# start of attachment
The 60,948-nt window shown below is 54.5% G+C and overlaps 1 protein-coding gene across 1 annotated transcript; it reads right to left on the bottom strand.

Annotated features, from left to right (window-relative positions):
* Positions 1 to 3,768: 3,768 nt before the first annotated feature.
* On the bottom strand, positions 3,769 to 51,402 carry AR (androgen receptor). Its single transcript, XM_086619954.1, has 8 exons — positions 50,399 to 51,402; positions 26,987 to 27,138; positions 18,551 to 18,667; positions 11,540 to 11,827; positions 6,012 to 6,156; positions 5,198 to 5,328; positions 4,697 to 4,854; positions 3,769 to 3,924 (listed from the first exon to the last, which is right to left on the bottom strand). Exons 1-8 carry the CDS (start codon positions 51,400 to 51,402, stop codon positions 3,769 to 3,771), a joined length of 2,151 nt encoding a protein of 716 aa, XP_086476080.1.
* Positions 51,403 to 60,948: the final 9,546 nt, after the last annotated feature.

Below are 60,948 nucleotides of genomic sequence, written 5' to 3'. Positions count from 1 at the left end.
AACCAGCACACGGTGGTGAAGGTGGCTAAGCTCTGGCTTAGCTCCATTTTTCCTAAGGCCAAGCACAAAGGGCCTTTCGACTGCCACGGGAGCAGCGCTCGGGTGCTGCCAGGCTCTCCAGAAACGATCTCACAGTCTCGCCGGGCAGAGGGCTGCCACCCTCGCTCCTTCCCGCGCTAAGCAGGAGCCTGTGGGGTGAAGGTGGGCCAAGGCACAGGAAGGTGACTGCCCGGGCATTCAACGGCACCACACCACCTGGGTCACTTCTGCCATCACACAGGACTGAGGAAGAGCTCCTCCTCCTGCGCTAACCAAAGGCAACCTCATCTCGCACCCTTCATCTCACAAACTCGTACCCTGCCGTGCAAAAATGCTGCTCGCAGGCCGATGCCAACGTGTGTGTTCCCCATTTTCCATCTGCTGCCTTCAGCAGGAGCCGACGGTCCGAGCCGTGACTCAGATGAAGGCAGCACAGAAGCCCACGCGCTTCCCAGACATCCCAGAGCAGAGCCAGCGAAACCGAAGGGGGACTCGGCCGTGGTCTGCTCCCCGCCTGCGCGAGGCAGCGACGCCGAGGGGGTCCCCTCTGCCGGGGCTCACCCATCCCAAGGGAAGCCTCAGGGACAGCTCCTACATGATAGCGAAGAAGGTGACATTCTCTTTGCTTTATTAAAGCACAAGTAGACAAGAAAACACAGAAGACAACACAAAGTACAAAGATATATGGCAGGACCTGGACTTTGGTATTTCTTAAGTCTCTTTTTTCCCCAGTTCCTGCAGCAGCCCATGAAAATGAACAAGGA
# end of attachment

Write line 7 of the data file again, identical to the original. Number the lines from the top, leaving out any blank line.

AACCAGCACACGGTGGTGAAGGTGGCTAAGCTCTGGCTTAGCTCCATTTTTCCTAAGGCCAAGCACAAAGGGCCTTTCGACTGCCACGGGAGCAGCGCTCGGGTGCTGCCAGGCTCTCCAGAAACGATCTCACAGTCTCGCCGGGCAGAGGGCTGCCACCCTCGCTCCTTCCCGCGCTAAGCAGGAGCCTGTGGGGTGAAGGTGGGCCAAGGCACAGGAAGGTGACTGCCCGGGCATTCAACGGCACCACACCACCTGGGTCACTTCTGCCATCACACAGGACTGAGGAAGAGCTCCTCCTCCTGCGCTAACCAAAGGCAACCTCATCTCGCACCCTTCATCTCACAAACTCGTACCCTGCCGTGCAAAAATGCTGCTCGCAGGCCGATGCCAACGTGTGTGTTCCCCATTTTCCATCTGCTGCCTTCAGCAGGAGCCGACGGTCCGAGCCGTGACTCAGATGAAGGCAGCACAGAAGCCCACGCGCTTCCCAGACATCCCAGAGCAGAGCCAGCGAAACCGAAGGGGGACTCGGCCGTGGTCTGCTCCCCGCCTGCGCGAGGCAGCGACGCCGAGGGGGTCCCCTCTGCCGGGGCTCACCCATCCCAAGGGAAGCCTCAGGGACAGCTCCTACATGATAGCGAAGAAGGTGACATTCTCTTTGCTTTATTAAAGCACAAGTAGACAAGAAAACACAGAAGACAACACAAAGTACAAAGATATATGGCAGGACCTGGACTTTGGTATTTCTTAAGTCTCTTTTTTCCCCAGTTCCTGCAGCAGCCCATGAAAATGAACAAGGA